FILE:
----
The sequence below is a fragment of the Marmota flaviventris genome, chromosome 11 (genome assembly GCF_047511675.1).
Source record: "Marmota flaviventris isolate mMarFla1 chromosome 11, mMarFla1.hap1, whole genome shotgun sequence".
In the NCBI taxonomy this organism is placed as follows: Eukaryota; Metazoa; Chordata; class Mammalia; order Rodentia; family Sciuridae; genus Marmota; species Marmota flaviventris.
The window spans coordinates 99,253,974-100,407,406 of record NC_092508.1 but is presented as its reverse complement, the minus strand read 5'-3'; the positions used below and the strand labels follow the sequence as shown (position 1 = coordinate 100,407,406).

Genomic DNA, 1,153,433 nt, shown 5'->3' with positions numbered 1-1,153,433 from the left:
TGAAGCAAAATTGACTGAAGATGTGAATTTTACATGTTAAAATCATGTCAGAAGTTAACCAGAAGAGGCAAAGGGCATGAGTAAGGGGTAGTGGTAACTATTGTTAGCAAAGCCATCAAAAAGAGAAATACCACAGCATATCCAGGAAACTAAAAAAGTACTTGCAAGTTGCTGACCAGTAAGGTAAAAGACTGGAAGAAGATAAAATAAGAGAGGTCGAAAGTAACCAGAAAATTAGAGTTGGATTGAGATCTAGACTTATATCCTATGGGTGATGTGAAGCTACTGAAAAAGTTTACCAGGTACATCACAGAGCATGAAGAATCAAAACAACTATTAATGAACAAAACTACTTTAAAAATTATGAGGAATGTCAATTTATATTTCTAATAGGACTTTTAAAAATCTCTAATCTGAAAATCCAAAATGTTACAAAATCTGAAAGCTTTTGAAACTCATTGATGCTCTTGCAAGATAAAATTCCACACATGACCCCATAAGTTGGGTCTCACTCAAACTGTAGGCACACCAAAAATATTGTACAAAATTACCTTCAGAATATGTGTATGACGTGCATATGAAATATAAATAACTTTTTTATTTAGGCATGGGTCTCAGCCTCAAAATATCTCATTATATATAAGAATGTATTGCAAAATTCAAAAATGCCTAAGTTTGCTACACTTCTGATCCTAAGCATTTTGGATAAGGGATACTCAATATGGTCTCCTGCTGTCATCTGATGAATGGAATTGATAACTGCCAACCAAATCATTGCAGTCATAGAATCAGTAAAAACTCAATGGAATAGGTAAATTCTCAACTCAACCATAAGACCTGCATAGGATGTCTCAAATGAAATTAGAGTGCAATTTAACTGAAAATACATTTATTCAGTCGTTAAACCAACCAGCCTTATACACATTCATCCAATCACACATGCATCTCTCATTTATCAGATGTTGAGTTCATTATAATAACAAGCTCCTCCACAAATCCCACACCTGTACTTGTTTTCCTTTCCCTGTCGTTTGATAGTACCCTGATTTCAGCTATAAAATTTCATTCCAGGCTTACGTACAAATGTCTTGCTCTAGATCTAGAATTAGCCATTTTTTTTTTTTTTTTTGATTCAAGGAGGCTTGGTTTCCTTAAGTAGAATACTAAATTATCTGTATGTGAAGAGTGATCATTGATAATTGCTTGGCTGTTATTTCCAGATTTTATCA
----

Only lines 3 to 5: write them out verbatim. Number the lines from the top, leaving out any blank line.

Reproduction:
In the NCBI taxonomy this organism is placed as follows: Eukaryota; Metazoa; Chordata; class Mammalia; order Rodentia; family Sciuridae; genus Marmota; species Marmota flaviventris.
The window spans coordinates 99,253,974-100,407,406 of record NC_092508.1 but is presented as its reverse complement, the minus strand read 5'-3'; the positions used below and the strand labels follow the sequence as shown (position 1 = coordinate 100,407,406).

Genomic DNA, 1,153,433 nt, shown 5'->3' with positions numbered 1-1,153,433 from the left: